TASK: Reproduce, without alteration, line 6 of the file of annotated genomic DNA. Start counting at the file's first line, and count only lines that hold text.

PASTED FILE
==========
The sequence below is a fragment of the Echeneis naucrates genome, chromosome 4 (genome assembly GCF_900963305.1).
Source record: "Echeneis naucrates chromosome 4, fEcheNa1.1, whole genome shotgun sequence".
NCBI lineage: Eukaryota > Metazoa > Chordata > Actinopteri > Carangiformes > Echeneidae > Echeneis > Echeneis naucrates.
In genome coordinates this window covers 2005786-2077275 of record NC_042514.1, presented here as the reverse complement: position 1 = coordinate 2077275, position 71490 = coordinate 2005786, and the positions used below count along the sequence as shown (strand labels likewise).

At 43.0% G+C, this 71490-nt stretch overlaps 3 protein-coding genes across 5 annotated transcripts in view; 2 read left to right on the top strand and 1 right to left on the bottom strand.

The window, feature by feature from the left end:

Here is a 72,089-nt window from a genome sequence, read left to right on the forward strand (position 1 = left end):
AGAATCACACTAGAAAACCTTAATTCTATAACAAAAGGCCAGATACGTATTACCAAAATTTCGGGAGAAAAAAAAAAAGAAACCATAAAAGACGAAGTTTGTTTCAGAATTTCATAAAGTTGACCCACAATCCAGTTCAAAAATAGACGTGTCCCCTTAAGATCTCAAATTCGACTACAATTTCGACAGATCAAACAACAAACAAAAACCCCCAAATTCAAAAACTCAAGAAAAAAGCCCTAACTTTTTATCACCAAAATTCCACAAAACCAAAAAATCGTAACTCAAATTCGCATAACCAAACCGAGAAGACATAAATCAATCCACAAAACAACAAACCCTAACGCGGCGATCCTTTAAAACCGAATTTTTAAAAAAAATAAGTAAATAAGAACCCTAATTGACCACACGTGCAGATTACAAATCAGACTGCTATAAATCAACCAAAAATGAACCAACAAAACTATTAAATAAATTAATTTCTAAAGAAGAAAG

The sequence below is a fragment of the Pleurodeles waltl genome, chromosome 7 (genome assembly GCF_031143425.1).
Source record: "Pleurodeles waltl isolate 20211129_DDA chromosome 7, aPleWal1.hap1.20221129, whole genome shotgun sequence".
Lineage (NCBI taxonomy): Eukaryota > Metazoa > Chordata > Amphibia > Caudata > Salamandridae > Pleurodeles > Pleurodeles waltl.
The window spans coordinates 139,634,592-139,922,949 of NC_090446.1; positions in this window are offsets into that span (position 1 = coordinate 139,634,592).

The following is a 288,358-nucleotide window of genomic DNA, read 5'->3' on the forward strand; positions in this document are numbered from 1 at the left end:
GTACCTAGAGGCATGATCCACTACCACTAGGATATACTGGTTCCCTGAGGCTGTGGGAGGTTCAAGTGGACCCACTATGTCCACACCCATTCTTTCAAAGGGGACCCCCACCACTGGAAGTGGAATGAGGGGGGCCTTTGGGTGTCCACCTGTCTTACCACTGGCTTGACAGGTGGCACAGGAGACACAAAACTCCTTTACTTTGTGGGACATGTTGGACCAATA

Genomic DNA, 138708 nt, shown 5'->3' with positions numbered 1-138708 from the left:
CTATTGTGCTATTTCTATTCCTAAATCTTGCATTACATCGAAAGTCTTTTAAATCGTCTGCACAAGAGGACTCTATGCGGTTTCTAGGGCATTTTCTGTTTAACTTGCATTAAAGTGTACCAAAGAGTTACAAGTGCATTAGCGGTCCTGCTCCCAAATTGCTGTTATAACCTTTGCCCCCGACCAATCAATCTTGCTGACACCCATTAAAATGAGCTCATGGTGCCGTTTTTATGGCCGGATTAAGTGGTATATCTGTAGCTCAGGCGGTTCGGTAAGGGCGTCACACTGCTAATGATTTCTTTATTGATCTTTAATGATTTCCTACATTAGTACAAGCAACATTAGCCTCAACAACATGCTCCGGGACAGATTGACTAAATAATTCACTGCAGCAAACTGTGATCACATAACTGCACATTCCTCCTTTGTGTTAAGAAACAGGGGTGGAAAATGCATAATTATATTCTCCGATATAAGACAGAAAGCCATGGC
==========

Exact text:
The window, feature by feature from the left end: